In 1994 and 1995, a study was conducted in Crossville, Ala., to determine if differences in leaf P concentration and crop yield occurred when P was broadcast or band-applied. Phosphorus (0, 34, 67, 101, and 134 kg P/ha) was banded (2 × 2) or broadcast and incorporated before planting. Other nutrients were applied based on current recommendations and soil testing. In 1994, as level of P increased from 0 to 150 kg P/ha, fresh weight of harvested ears increased quadratically. In 1995, fresh weight of harvested ears did not differ among broadcast treatments; however, there was a linear increase in yield among banded P treatments. There was no difference in fresh weight of harvested ears between banding and broadcasting in either year. Percent P in corn ear leaves did not differ among treatments. There was no difference in P leaf concentrations between the banded and broadcast treatments, indicating that yield response occurred because of rate of P application as opposed to method.

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G.H. Neilsen, D. Neilsen, and F. Peryea

Traditionally, broadcast or foliar fertilizer applications have been used to improve or sustain the nutrition of many irrigated, deciduous fruit tree orchards in western North America. Recent developments, including adoption of low-pressure microirrigation systems and planting at higher densities [especially for apple (Malus domestica Borkh.)], have increased interest in controlled application of fertilizers directly with irrigation (fertigation). Recent fertigation research in western North America is reviewed, emphasizing results from high-density apple orchards. Fertigation and traditional broadcast application methods are examined with respect to mobility of N, P, and K in the soil and response of fruit trees to application of these nutrients.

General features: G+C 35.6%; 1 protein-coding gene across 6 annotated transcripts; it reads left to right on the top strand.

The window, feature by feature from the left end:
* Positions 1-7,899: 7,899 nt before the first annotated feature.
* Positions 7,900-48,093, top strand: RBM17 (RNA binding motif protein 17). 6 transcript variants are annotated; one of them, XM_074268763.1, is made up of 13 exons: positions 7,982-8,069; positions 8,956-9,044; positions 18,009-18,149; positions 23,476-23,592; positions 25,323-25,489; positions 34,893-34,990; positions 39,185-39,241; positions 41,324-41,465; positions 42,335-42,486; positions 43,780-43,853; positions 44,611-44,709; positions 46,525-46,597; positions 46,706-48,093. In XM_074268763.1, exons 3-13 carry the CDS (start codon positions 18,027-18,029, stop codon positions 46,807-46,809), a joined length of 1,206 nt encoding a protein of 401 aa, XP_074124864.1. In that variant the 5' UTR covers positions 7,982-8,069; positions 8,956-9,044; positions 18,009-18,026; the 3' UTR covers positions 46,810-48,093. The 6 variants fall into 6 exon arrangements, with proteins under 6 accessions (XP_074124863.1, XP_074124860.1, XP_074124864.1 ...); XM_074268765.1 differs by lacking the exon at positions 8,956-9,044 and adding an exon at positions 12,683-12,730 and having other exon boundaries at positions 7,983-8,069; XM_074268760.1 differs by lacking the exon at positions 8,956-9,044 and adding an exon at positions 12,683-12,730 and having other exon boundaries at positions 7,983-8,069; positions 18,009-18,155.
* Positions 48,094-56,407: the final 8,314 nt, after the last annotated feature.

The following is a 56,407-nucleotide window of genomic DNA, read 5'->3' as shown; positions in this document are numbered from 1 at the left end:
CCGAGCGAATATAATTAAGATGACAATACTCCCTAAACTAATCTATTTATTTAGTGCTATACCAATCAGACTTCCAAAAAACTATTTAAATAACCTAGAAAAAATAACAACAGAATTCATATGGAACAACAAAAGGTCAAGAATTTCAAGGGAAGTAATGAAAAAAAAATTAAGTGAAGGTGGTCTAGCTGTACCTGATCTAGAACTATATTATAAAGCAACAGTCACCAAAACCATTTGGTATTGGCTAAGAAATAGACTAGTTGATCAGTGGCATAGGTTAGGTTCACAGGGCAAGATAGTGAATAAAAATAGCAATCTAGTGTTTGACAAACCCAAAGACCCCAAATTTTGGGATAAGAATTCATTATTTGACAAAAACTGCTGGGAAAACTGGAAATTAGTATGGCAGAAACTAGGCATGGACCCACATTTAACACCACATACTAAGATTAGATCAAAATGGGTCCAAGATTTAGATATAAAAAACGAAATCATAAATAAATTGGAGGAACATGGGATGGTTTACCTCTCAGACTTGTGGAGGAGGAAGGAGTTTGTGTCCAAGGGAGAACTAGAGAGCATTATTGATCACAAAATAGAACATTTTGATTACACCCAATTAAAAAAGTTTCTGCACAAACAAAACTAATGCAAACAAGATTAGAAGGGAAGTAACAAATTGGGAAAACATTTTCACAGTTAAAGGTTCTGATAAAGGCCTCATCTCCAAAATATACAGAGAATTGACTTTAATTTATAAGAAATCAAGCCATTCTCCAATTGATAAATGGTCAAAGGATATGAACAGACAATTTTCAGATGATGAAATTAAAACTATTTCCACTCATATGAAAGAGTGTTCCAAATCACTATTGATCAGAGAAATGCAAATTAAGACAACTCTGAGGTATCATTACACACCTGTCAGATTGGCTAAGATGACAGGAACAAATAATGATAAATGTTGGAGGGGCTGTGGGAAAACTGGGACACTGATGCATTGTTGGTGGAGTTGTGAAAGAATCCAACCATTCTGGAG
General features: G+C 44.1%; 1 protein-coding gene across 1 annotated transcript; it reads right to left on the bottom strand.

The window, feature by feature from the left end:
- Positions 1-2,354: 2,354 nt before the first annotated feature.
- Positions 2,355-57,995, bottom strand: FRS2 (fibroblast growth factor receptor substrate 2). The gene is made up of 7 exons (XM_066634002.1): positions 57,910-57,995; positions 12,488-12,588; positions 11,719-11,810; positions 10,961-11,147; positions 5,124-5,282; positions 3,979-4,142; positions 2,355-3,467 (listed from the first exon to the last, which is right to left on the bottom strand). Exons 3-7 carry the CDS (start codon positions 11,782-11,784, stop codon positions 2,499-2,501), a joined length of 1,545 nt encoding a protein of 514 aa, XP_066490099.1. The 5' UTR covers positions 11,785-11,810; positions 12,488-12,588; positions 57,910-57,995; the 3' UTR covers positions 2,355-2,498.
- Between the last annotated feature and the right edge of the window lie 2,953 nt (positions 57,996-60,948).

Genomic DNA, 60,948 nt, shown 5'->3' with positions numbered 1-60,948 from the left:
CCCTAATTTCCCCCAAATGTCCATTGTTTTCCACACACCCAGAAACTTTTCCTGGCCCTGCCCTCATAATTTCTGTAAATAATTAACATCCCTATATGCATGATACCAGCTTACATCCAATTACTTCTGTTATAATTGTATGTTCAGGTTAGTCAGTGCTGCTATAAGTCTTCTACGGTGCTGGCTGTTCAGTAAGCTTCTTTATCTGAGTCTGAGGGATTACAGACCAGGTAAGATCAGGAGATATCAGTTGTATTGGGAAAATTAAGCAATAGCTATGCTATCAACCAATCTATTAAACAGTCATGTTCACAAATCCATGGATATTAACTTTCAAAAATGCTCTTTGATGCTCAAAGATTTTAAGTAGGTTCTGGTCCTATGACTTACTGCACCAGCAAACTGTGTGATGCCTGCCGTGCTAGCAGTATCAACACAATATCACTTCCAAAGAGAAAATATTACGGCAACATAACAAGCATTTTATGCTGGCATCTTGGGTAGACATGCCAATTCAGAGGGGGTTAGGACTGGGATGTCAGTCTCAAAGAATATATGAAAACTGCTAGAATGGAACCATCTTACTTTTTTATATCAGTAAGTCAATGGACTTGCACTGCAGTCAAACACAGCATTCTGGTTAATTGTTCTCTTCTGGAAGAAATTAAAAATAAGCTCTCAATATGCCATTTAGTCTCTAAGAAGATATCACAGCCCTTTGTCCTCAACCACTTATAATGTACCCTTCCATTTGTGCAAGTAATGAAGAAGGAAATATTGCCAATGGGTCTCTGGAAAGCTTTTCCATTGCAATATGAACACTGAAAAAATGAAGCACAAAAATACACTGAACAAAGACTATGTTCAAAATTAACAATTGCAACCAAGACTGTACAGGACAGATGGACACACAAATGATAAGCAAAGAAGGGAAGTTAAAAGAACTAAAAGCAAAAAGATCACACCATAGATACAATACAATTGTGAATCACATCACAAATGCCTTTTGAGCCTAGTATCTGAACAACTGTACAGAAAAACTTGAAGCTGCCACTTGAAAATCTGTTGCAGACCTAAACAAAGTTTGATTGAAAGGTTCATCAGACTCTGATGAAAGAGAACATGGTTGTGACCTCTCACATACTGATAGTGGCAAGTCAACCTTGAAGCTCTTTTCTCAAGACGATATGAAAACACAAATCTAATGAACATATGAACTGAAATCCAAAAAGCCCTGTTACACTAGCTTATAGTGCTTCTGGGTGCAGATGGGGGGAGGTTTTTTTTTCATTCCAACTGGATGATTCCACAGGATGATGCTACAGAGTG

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Dong Sub Kim, Steven Kim, and Steven A. Fennimore

Soil disinfestation with steam has potential to partially replace fumigants such as methyl bromide, chloropicrin, and 1,3-dichloropropene because it is effective, safer to apply, and has less negative impact on the environment. Here, we compared the efficacy of steam and steam + mustard seed meal (MSM) to chloropicrin on soil disinfection, plant growth, and fruit yield in a strawberry (Fragaria ×ananassa) fruiting field. The MSM was applied at 3368 kg·ha−1 before the steam application. Steam was injected into a 3-m-wide reverse tiller that was set to till 30 to 40 cm deep. Soil temperatures at depths of 10, 20, 25, and 35 cm were monitored. Steam and steam + MSM treatments reduced the viability of purslane seeds and nutsedge tubers, microsclerotia density of Verticillium dahliae, propagule density of Pythium ultimum, cumulative weed densities, and biomass compared with the nontreated control. Moreover, the steam application was as efficacious as chloropicrin on these pests. The growth and fruit yield of strawberries grown on soils previously treated with the steam and steam + MSM treatments were similar to those in the chloropicrin treatment and were higher than those in the nontreated control. Our study indicated that steam, steam + MSM, and chloropicrin are equally effective at suppressing weeds and soilborne pathogens. These results suggest that the steam and steam + MSM treatment can be a practical alternative for soil disinfestation in conventional and organic strawberry fields.

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M. Lenny Wells

and disease pests ( Weinbaum et al., 1992 ). Historically, N fertilizer has been uniformly broadcast on the soil surface in single or split applications of ≈84 to 168 kg·ha −1 N in southeastern pecan orchards. Fertigation has been used effectively in

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Renata L. Solan, Jed B. Colquhoun, Richard A. Rittmeyer, and Daniel J. Heider

hilling operation at ground-crack, or preemergence, immediately followed by broadcast application of a grass- and a broadleaf-specific herbicide. Herbicide use in the conventional program may be reduced by applying less herbicide to the area between potato

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Xinhua Yin, Jinhe Bai, and Clark F. Seavert

and quality in the region. Presently, N fertilizer is applied by uniform broadcast on the soil surface in a single application of ≈80 to 100 lb/acre N as ammonium nitrate, calcium nitrate, urea, etc. in April or May each year. The above practice has